, Available online , doi: 10.21147/j.issn.1000-9604.2021.03.03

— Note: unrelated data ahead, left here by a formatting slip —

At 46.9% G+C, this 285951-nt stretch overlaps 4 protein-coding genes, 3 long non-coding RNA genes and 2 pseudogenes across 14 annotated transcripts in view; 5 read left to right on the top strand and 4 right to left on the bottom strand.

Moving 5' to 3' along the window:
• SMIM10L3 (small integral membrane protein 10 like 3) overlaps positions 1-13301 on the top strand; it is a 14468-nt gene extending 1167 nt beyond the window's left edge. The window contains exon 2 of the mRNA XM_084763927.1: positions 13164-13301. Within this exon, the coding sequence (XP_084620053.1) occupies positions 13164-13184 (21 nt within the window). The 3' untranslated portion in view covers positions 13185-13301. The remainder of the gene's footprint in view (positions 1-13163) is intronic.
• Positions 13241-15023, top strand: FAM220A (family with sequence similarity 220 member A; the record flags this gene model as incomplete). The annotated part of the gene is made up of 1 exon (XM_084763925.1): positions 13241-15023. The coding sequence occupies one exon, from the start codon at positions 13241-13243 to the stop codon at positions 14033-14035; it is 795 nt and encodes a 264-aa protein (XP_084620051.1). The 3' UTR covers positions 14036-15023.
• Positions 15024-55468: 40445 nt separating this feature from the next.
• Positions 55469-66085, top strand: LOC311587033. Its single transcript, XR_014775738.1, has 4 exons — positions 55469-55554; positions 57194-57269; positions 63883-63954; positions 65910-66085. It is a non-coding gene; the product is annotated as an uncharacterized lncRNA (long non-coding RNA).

Objectiveα-ketoglutarate (α-KG) is the substrate to hydroxylate collagen and hypoxia-inducible factor-1α (HIF-1α), which are important for cancer metastasis. Previous studies have shown that the upregulation of collagen prolyl 4-hydroxylase in breast cancer cells stabilizes the expression of HIF-1α by depleting α-KG levels. We hypothesized that mitochondrial malic enzyme 2 (ME2) might also affect HIF-1α expression via modulating α-KG levels in breast cancer cells. MethodsWe evaluated ME2 protein expression in 100 breast cancer patients using immunohistochemistry and correlated with clinicopathological indicators. The effect of ME2 knockout on cancer metastasis was evaluated using an orthotopic breast cancer model. The effect of ME2 knockout or knockdown on the levels of α-KG and HIF-1α proteins in breast cancer cell lines was determined both in vitro and in vivo. ResultsME2 was found to be upregulated in the human breast cancerous tissues compared with the matched precancerous tissues (P<0.001). The elevated expression of ME2 was associated with a poor prognosis (P=0.019). ME2 upregulation was also related to lymph node metastasis (P=0.016), pathological staging (P=0.033), and vascular cancer embolus (P=0.014). Also, ME2 knockout significantly inhibited lung metastasis in vivo. In the tumors formed by ME2 knockout cells, the levels of α-KG were significantly increased and collagen hydroxylation level did not change significantly but HIF-1α protein expression was significantly decreased, compared to the control samples. In cell culture, cells with ME2 knockout or knockdown demonstrated significantly higher α-KG levels but significantly lower HIF-1α protein expression than control cells under hypoxia. Exogenous malate and α-KG exerted similar effect on HIF-1α in breast cancer cells to ME2 knockout or knockdown. Additionally, treatment with malate significantly decreased 4T1 breast cancer lung metastasis. ME2 expression was associated with HIF-1α levels in human breast cancer samples (P=0.008). ConclusionsOur results provide evidence that upregulation of ME2 is associated with a poor prognosis of breast cancer patients and propose a mechanistic understanding of a link between ME2 and breast cancer metastasis.